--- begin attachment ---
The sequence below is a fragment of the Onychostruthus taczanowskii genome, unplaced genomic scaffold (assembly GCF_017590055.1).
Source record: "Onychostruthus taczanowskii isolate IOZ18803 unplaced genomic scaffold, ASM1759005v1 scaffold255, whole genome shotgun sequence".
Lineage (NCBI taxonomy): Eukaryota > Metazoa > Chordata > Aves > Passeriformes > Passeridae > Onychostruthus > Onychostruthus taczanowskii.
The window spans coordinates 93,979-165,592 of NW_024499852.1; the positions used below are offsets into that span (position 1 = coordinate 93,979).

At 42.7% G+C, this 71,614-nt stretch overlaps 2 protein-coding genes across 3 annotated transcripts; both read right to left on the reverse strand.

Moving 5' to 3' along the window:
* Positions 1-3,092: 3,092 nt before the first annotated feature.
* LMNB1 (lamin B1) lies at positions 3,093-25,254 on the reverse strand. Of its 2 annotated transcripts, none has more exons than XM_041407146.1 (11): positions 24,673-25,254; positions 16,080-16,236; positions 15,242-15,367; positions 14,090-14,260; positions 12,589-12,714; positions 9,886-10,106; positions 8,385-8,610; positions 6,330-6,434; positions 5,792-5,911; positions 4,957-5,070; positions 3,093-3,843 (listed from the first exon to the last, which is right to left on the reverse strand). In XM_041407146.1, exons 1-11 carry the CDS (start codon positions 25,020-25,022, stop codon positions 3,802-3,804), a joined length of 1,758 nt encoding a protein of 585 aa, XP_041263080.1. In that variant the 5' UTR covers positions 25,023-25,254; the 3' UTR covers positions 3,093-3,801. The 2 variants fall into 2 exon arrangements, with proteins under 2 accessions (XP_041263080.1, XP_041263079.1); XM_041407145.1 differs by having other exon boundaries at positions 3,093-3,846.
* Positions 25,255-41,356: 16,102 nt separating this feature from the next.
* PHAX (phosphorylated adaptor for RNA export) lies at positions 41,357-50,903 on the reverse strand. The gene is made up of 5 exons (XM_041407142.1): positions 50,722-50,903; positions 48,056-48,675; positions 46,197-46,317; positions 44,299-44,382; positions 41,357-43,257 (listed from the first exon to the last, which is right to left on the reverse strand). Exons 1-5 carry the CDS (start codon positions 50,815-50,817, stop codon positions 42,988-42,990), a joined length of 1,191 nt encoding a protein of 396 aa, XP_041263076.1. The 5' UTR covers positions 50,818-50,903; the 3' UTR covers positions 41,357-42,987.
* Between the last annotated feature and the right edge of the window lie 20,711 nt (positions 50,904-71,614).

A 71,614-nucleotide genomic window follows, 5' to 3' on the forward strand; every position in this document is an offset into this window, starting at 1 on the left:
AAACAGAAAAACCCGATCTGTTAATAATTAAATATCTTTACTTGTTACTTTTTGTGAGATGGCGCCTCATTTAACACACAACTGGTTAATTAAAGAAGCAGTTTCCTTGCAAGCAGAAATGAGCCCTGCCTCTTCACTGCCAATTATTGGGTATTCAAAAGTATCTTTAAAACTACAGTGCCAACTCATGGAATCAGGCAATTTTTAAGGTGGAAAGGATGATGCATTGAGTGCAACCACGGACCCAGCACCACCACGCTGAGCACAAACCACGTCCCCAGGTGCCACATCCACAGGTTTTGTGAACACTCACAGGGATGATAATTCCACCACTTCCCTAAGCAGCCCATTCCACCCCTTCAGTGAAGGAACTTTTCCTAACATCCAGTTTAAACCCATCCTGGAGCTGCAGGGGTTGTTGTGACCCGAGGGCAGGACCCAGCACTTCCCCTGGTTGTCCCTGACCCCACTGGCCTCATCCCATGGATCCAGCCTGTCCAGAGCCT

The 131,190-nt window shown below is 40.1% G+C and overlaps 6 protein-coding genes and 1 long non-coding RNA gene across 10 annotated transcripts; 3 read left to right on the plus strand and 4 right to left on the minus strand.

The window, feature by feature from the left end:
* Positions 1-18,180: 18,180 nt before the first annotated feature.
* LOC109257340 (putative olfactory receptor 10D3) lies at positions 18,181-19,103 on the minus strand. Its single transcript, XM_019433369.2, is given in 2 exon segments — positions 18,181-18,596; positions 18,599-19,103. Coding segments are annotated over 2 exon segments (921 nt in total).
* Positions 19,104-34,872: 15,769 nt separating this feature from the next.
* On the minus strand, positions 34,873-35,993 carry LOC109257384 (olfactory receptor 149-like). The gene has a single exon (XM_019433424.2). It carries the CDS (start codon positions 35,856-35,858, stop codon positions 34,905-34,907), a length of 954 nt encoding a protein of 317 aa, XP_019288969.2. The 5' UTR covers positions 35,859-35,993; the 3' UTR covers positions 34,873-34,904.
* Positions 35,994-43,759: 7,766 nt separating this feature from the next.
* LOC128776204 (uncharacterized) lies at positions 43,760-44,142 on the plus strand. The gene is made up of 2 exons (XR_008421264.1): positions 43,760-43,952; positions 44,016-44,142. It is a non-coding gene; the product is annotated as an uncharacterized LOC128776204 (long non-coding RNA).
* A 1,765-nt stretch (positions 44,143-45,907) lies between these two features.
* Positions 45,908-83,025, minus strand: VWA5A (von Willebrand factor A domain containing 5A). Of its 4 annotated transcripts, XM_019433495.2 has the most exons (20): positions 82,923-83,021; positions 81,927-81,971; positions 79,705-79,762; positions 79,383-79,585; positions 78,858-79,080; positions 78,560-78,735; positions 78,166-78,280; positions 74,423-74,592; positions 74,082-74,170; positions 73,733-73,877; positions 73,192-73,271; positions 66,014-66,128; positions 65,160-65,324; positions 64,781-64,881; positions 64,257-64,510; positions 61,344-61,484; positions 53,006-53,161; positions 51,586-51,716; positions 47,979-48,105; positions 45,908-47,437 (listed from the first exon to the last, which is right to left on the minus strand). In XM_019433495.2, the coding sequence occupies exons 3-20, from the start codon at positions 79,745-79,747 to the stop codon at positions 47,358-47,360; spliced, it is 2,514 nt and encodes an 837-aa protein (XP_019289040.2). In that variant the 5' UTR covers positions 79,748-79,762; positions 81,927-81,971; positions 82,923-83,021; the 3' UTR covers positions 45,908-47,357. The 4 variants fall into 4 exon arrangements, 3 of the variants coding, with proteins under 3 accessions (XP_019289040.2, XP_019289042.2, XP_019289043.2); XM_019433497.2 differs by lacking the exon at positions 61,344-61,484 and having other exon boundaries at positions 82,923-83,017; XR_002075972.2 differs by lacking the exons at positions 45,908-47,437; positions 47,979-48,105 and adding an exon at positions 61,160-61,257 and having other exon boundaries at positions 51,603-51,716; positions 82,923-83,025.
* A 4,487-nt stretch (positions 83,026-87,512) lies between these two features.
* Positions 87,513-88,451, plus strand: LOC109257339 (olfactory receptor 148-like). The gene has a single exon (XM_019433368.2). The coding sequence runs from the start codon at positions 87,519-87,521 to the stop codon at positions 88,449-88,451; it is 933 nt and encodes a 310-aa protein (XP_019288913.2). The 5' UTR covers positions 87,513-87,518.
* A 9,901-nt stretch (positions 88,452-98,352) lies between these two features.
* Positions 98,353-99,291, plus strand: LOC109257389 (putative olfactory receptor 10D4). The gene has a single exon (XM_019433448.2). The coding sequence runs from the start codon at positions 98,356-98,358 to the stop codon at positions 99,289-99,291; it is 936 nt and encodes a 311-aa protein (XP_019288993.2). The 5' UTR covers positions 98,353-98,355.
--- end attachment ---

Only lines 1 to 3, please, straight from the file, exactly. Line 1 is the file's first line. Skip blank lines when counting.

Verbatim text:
The sequence below is a fragment of the Onychostruthus taczanowskii genome, unplaced genomic scaffold (assembly GCF_017590055.1).
Source record: "Onychostruthus taczanowskii isolate IOZ18803 unplaced genomic scaffold, ASM1759005v1 scaffold255, whole genome shotgun sequence".
Lineage (NCBI taxonomy): Eukaryota > Metazoa > Chordata > Aves > Passeriformes > Passeridae > Onychostruthus > Onychostruthus taczanowskii.